The Allure of Wild Mushrooms

2019 A Voice in the NELA Wilderness Christopher Nyerges Columnists Editions February January

A Voice in the NELA Wilderness
by Christopher Nyerges

With the recent rains, I have gone in search of mushrooms in wild and not-so-wild spots in NELA and the Arroyo Seco.
My study of mycology began in the ’70’s. I wanted to try every wild mushroom I could find until I learned the meaning of the phrase “this mushroom is known to disagree with some people” which really means, “do not eat this one.”
So, here is my word of caution: Do not experiment with wild mushrooms. Learn about them before you gather and eat them. If the first question you have to ask when you see a mushroom is whether it is edible or not, leave it alone.
Here are the mushrooms I have found during my recent walks in the Arroyo Seco. Some are edible and some are not. The edible ones are delicious sautéed in butter.

Chlorophyllum rhacodes (sometimes called the parasol mushroom). EDIBLE. This one appears as a white gilled mushroom, with brown patches on the cap, a ring on the stem, a bulbous base and a hollow stem. It stains orange when cut or bruised. It’s an excellent, mild-tasting mushroom.

Agaricus campestris and related species are the wild variety of the common store-bought mushroom. EDIBLE. This one has pink gills which turn a chocolate color as the spores mature, a ring on the stout stem and a stem that breaks freely from the cap.

Clitocybe nuda (also called the blewit mushroom). EDIBLE. This one has an unmistakable violet color and a stout stem with free gills. Very young ones taste the best.

Boletus chrysenteron has a light brown cap and a yellowish, somewhat swollen stalk. There are no gills, but pores. There are many varieties, and most are safe, but not all, so make sure you know what you are eating. Sliced and sautéed, it has the flavor and texture of eggplant.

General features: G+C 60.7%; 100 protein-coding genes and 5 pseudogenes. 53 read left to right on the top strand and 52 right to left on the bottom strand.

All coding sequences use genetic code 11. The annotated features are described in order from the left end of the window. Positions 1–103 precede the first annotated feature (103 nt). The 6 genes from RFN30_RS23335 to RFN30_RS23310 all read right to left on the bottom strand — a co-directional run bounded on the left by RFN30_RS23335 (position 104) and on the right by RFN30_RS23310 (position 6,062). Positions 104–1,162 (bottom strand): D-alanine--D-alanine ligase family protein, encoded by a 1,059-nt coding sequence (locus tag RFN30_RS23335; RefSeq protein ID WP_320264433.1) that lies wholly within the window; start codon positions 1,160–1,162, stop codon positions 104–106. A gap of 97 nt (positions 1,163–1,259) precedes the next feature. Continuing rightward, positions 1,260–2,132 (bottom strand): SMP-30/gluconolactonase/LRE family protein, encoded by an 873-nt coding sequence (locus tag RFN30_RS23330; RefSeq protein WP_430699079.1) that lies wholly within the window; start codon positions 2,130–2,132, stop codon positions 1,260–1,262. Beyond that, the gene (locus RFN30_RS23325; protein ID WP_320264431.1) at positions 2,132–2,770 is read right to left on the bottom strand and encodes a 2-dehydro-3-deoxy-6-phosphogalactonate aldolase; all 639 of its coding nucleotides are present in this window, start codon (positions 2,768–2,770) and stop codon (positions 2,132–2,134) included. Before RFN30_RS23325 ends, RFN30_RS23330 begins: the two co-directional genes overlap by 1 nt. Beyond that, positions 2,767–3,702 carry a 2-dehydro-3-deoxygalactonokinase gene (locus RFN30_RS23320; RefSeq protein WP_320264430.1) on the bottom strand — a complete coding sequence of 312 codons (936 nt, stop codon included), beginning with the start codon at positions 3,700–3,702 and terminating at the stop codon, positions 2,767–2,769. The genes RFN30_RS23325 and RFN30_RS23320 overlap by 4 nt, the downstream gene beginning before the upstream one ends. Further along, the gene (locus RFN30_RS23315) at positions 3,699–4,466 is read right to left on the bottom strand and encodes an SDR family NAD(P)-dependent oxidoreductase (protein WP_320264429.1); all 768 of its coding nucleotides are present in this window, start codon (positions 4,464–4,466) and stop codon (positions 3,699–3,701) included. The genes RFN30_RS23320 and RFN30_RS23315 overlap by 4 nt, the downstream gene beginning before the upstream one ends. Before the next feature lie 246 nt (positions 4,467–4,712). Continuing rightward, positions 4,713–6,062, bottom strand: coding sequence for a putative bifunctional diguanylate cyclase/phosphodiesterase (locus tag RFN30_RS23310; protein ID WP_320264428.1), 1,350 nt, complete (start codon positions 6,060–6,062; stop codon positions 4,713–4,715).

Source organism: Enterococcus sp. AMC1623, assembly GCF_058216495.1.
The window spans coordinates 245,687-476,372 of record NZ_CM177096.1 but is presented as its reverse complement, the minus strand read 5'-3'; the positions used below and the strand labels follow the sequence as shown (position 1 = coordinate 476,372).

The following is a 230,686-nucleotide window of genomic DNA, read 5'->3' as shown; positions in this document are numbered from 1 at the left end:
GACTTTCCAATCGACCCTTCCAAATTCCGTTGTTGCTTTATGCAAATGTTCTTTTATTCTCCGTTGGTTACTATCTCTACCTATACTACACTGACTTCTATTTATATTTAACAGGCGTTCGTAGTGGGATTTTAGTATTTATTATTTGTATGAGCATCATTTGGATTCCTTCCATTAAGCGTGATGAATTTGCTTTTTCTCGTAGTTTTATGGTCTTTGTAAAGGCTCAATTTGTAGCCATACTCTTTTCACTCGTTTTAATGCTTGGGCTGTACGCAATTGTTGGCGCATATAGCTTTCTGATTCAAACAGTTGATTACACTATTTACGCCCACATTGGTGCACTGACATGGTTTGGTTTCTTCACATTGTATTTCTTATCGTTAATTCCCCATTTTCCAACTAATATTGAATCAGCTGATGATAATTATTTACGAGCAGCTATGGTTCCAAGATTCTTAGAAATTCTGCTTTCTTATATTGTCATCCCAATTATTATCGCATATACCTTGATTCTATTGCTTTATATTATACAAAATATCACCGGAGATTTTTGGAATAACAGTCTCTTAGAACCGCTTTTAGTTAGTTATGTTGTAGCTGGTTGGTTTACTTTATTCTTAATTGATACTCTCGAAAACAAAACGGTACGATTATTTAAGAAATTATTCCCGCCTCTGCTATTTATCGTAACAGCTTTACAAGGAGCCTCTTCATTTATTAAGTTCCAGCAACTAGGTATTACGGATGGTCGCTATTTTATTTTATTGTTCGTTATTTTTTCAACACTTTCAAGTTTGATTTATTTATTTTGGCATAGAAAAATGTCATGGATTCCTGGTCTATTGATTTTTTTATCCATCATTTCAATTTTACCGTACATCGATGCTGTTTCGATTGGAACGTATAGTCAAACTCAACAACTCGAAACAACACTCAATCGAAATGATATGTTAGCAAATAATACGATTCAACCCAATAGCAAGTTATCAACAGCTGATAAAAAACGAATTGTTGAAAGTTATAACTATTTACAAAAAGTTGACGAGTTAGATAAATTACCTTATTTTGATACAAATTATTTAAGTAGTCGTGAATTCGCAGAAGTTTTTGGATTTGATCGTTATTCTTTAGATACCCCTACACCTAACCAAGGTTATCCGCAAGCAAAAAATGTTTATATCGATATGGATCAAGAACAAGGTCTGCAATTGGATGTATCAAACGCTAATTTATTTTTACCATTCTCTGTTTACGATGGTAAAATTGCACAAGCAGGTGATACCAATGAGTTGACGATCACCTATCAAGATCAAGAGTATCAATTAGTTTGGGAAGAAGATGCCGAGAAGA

Coprinopsis atramentaria, also called Inky Caps, are abundant in wet conditions. NOT EDIBLE, especially if consumed with alcohol. But they are interesting because as they age, they decompose into a black ink.

Little Brown Mushrooms, (or LBMs), a generic name for many mushrooms that look so similar they are hard to identify. Most, but not all, are edible.
Christopher Nyerges, the author of “Guide to Wild Food” and other books, also hosts a weekly podcast at Preparedness Radio Network. He can be reached at School of Self-reliance, Box 41834, Eagle Rock, CA 90041 or 

Christopher Nyerges is the manager of the Old L.A. Farmers Market in Highland Park.

Classes by the School of Self-Reliance
February Class Schedule

Saturday, February 2, 10 a.m.
Here’s a chance to practice all the basic skills as we explore the Upper Arroyo. You will learn about uses of plants for food and medicine, primitive fire-making, cooking, water purification, shelter, making cordage, and more. A great day to get into the mountains with like-minded people. From Altadena, drive to the extreme west end of Altadena Drive (a few blocks west of Lincoln Ave.), and park. Location 1. Bring a bowl, knife, and water. Dress comfortably.

Saturday, February 9, 10 a.m. to 3 p.m.
part of our certificate and certification program. Call for details

Sunday, February 10, 10 a.m. to 2:30 p.m., $20.
This class will cover the basics of tracking to include print identification, gaits and their corresponding patterns, and animal signs such as scat, trails, homes, and other evidence. Then we’ll take a short walk to practice our newly learned skills. Of course, we’ll look at plants and their uses (to both people and animals). This is an information-packed class with hands-on experience. Led by tracker Rob Remedi. Location: You will be told where to meet when you RSVP.

Saturday, February 23, 10 a.m.
part of our certificate and certification program. This is a 4-part series which will occur on the third Saturday of each month, including February 23, March 23, April 27, and May 25, and continuing on an on-going basis. Session one begins with a plant walkabout, getting to know some of the common local plants. We’ll then cover some basic botany, so you have a sense of context of the types of plant groups, as well as their relationships. You will be instructed in the use of the plant press, and how to make field records for your own use. Bring a notebook.
Pricing: $65 per class; if you pay in advance for all 4 classes, you pay $195, meaning, you get the 4th class FREE. Location 2, Hahamongna Watershed Park. Books and products will be available for sale.

For updates and registration, go to, or call 626 791-3217. Private classes and private consultation available.